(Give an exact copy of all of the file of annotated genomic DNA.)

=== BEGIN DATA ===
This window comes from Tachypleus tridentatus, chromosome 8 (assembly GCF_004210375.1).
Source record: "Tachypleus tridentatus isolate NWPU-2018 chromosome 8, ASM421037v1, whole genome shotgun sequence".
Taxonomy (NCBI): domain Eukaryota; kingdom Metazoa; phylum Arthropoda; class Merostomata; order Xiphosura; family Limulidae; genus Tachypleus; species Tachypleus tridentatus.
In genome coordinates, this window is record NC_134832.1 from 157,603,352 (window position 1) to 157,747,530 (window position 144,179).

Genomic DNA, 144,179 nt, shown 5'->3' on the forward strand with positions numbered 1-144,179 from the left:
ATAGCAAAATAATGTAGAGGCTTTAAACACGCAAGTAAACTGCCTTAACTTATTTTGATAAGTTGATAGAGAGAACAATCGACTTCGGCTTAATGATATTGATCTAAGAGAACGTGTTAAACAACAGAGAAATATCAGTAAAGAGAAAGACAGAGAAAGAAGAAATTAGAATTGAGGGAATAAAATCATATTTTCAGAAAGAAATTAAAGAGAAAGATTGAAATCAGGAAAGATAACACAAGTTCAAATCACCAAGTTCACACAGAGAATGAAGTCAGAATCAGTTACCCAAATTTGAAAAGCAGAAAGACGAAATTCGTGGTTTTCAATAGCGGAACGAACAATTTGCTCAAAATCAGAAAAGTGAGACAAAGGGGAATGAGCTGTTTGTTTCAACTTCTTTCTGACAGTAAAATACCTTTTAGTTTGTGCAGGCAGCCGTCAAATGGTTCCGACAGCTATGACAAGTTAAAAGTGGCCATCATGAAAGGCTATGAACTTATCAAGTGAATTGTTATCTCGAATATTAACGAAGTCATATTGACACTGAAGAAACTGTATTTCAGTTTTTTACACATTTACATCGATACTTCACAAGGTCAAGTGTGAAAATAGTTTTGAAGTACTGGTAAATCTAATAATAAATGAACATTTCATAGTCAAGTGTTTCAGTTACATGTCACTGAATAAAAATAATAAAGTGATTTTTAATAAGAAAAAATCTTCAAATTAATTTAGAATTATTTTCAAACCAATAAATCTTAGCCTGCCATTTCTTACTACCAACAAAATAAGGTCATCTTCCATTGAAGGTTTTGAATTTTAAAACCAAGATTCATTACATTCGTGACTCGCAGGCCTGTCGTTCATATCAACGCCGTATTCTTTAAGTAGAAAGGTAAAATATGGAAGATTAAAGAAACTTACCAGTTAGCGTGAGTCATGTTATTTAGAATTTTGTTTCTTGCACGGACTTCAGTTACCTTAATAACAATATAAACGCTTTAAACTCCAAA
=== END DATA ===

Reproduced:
This window comes from Tachypleus tridentatus, chromosome 8 (assembly GCF_004210375.1).
Source record: "Tachypleus tridentatus isolate NWPU-2018 chromosome 8, ASM421037v1, whole genome shotgun sequence".
Taxonomy (NCBI): domain Eukaryota; kingdom Metazoa; phylum Arthropoda; class Merostomata; order Xiphosura; family Limulidae; genus Tachypleus; species Tachypleus tridentatus.
In genome coordinates, this window is record NC_134832.1 from 157,603,352 (window position 1) to 157,747,530 (window position 144,179).

Genomic DNA, 144,179 nt, shown 5'->3' on the forward strand with positions numbered 1-144,179 from the left:
ATAGCAAAATAATGTAGAGGCTTTAAACACGCAAGTAAACTGCCTTAACTTATTTTGATAAGTTGATAGAGAGAACAATCGACTTCGGCTTAATGATATTGATCTAAGAGAACGTGTTAAACAACAGAGAAATATCAGTAAAGAGAAAGACAGAGAAAGAAGAAATTAGAATTGAGGGAATAAAATCATATTTTCAGAAAGAAATTAAAGAGAAAGATTGAAATCAGGAAAGATAACACAAGTTCAAATCACCAAGTTCACACAGAGAATGAAGTCAGAATCAGTTACCCAAATTTGAAAAGCAGAAAGACGAAATTCGTGGTTTTCAATAGCGGAACGAACAATTTGCTCAAAATCAGAAAAGTGAGACAAAGGGGAATGAGCTGTTTGTTTCAACTTCTTTCTGACAGTAAAATACCTTTTAGTTTGTGCAGGCAGCCGTCAAATGGTTCCGACAGCTATGACAAGTTAAAAGTGGCCATCATGAAAGGCTATGAACTTATCAAGTGAATTGTTATCTCGAATATTAACGAAGTCATATTGACACTGAAGAAACTGTATTTCAGTTTTTTACACATTTACATCGATACTTCACAAGGTCAAGTGTGAAAATAGTTTTGAAGTACTGGTAAATCTAATAATAAATGAACATTTCATAGTCAAGTGTTTCAGTTACATGTCACTGAATAAAAATAATAAAGTGATTTTTAATAAGAAAAAATCTTCAAATTAATTTAGAATTATTTTCAAACCAATAAATCTTAGCCTGCCATTTCTTACTACCAACAAAATAAGGTCATCTTCCATTGAAGGTTTTGAATTTTAAAACCAAGATTCATTACATTCGTGACTCGCAGGCCTGTCGTTCATATCAACGCCGTATTCTTTAAGTAGAAAGGTAAAATATGGAAGATTAAAGAAACTTACCAGTTAGCGTGAGTCATGTTATTTAGAATTTTGTTTCTTGCACGGACTTCAGTTACCTTAATAACAATATAAACGCTTTAAACTCCAAA